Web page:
More noise than signal

Ghostbusters (2016)

Republished from the show notes of my other site, Fuds on Film.

The reboot that caused a million obnoxious white male voices to suddenly cry out in terror and refuse to be silenced, despite all appeals to logic, sanity, or basic human decency. Looking beyond those charming organised hate parades, now it’s out we can now judge it on it’s own merits, and I don’t think I’ve ever been more relieved for a film to be enjoyable than this one.

As I’m sure you’ve heard, this Paul Feig directed outing runs through the basic plot from the apparently idolised 80’s original, although I must have missed that memo raising it to untouchable status – I’ve only ever remembered this as a reasonably amusing effects showcase, and surely the execrable second film did more to tarnish memories than this film ever could.

Here a now respectable physicist Erin Gilbert (Kristen Wiig) takes issue with former research partner Abby Yates (Melissa McCarthy) when she re-issues a book they co-authored on the paranormal, ruining Erin’s chances for tenure and her reputation. There’s not much time for recriminations, however, as along with engineer Jillian Holtzmann (Kate McKinnon), they are called to investigate what turns out to be an actual haunting.

While this validation of their long-held beliefs gives them some cause for celebration, by the time subway attendant and soon to be fourth Ghostbuster Patty Tolan calls them to investigate an actual ghost train, it’s apparent that someone is creating and leaving gizmos that amplify the supernatural activity in key locations around Noo Yawk. That someone is a Rowan North (Neil Casey), a hotel janitor with an aptitude for para-physics and an apocalyptic mindset.

Once the team figure out what’s going on they’re able to stop Rowan’s plan, or so it seems, but it turns out that when Rowan is struck down he can become more powerful than they can possibly imagine, fulfilling his plan to open the portal between this worked and the nether realm and leading a spectral invasion, including taking over the body of the Ghostbuster’s beautiful but impossibly stupid secretary Kevin (Chris Hemsworth), so of course it’s again left to Erin and Co to stop this nonsense.

As mentioned, I find this to be an entirely acceptable film, and one that’s reasonably enjoyable, putting it firmly on level pegging with the original as far as I’m concerned. Sure, you lose out on Bill Murray, except for a shoehorned cameo that’s actually one of the low points of the film, but the ensemble is as strong as the original, all things considered. In many ways Wiig and McCarthy are shown up by McKinnon and Jones, who certainly show more energy.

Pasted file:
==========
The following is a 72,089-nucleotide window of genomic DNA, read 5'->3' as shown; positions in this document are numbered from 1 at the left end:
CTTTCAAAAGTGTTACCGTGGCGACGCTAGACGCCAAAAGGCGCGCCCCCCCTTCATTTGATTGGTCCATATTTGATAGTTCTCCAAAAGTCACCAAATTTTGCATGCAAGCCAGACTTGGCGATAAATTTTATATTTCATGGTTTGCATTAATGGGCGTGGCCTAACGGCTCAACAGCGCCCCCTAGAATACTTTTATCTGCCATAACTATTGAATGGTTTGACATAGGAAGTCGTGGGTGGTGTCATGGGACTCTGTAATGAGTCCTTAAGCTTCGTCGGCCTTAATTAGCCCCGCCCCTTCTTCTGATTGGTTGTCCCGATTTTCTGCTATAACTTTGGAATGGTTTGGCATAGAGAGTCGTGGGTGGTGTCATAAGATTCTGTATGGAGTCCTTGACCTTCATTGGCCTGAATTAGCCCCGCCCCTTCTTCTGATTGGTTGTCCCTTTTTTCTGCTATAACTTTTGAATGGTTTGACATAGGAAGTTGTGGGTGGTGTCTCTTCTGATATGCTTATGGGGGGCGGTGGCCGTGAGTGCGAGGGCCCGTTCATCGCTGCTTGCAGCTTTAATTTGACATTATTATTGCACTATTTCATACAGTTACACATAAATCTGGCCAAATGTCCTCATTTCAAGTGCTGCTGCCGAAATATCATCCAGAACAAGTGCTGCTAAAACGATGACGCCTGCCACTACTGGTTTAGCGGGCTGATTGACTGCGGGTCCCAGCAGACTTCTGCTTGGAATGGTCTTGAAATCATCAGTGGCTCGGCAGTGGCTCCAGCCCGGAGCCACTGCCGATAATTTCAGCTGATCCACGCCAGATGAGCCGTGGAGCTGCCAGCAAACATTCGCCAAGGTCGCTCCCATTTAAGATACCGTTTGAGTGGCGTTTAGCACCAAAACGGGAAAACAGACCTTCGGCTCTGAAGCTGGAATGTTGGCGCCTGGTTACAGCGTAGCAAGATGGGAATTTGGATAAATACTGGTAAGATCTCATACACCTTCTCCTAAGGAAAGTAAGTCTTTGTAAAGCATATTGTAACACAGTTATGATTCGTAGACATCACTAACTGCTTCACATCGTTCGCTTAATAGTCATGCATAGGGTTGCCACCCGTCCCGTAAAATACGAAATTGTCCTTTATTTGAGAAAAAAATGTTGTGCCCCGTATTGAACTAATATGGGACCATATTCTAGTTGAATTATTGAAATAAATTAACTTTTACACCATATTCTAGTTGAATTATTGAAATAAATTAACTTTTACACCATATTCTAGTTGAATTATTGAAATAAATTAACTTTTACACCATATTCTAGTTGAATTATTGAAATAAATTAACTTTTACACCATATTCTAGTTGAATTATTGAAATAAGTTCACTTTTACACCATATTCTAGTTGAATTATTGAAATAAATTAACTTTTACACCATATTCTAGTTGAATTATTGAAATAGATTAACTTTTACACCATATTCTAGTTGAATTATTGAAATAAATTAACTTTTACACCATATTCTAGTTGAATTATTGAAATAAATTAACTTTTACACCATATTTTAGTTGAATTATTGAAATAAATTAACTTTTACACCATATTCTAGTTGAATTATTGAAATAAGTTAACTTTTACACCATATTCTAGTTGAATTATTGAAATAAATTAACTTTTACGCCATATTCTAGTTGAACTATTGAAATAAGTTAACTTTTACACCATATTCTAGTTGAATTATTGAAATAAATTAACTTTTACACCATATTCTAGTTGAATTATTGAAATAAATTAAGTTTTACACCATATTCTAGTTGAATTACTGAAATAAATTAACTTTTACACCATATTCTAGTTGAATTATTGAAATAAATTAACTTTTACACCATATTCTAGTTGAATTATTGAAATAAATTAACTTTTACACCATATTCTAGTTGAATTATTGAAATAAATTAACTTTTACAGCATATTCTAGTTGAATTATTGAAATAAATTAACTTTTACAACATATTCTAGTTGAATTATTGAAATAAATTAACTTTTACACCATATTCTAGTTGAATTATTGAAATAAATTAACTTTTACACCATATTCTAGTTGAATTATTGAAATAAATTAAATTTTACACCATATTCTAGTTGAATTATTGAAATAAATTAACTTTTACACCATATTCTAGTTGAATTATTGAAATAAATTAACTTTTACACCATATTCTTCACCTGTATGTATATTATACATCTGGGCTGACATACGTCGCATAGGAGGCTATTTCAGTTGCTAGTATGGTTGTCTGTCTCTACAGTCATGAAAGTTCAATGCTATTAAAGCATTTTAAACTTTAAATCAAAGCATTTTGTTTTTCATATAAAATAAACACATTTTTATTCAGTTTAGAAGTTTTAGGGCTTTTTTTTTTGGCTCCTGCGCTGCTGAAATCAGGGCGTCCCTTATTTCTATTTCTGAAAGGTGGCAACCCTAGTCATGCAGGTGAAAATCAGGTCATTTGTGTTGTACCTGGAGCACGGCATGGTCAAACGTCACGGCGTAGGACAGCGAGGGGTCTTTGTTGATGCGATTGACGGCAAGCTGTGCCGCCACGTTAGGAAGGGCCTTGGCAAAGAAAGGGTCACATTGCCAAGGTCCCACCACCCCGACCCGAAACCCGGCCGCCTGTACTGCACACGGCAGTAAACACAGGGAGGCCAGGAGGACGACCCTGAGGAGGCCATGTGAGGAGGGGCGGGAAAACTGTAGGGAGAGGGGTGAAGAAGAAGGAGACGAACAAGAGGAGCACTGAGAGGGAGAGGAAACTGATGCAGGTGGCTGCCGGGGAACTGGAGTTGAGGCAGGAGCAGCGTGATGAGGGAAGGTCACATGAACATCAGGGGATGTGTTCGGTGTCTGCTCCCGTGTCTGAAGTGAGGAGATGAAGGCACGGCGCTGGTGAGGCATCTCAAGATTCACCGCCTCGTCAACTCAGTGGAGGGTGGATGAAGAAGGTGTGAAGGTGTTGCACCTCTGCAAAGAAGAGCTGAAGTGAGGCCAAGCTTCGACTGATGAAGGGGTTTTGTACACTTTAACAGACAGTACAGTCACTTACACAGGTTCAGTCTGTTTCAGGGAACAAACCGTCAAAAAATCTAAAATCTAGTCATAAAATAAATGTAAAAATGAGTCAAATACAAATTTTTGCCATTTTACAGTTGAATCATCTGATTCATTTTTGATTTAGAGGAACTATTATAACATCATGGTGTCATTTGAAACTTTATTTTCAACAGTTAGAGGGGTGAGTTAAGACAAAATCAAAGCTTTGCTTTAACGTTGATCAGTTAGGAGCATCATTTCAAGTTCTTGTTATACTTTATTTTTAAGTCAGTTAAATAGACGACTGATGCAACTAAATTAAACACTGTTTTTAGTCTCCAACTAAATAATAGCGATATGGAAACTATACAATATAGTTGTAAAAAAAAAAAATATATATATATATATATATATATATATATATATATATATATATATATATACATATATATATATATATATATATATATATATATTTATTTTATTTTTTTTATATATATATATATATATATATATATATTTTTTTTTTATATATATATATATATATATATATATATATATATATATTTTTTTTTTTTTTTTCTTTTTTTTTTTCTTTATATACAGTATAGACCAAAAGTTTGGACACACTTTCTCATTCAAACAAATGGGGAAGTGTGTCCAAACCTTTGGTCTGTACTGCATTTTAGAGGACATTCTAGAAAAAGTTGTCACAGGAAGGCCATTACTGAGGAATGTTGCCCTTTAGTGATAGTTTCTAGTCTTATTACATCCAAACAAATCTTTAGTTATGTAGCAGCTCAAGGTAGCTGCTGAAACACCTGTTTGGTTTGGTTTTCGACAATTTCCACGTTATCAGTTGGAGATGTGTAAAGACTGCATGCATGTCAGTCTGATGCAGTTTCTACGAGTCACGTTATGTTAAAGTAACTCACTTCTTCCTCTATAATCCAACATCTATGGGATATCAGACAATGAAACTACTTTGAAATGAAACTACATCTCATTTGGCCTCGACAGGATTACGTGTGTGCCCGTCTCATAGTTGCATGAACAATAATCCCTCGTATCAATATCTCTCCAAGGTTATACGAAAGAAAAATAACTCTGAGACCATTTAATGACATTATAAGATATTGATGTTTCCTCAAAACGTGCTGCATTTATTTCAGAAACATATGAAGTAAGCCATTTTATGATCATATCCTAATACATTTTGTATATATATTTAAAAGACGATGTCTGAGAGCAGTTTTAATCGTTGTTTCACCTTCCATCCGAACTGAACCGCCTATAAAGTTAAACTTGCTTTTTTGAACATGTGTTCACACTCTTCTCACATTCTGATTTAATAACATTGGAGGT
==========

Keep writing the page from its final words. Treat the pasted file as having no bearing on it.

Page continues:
By an admittedly tighter margin than I’d like, more jokes in the film land than don’t, so it passes my first and only criteria for a comedy to hit – is it funny? Yes, it’s funny. I’d hoped for a touch funnier, but this will do. I’ll take what I can get. Now that I’ve lavished, or at least lightly scattered, praise on this film I suppose I get to pass brief comment on that controversial trailer that started this internet idiot parade – at least half of what the haters said was true, it’s a terrible, terrible trailer than undersells the film greatly. Crucially, it’s funnier than the trailer makes out, for some reason taking the least amusing and most awkward bits of character interaction, and the special effects look better in the final film than as glimpsed in the trailer.

To unpack that a little more, what I mean is that in the context of the film, the ghosts have a very intentional stylistic look to them. That’s as shown in the trailer, but taken in isolation it does look a bit like the shonky CG offcut to was criticised for. When viewed as part of a film, the ascetic makes more sense. It still won’t be to some, perhaps many’s taste, but it’s bold and consistent, and I like it well enough.

That, however, is a side-track that’s not worth pursuing any further. The remake proves that it’s possible, were such proof ever required, which of course it is not, that a gender-reversed remake can work as well as the original. Perhaps some people would be better served re-assessing why they still hold the original in such high regard – for me both original and remake sit on the same level as somewhat above average effects comedy, and frankly, neither of them are as good as The Real Ghostbusters cartoon, so maybe watch a few episodes of that instead.

At any rate, Ghostbusters 2016 has defied expectations as a decent film, and frankly in this blockbuster season, I’ll take what small wins I can get.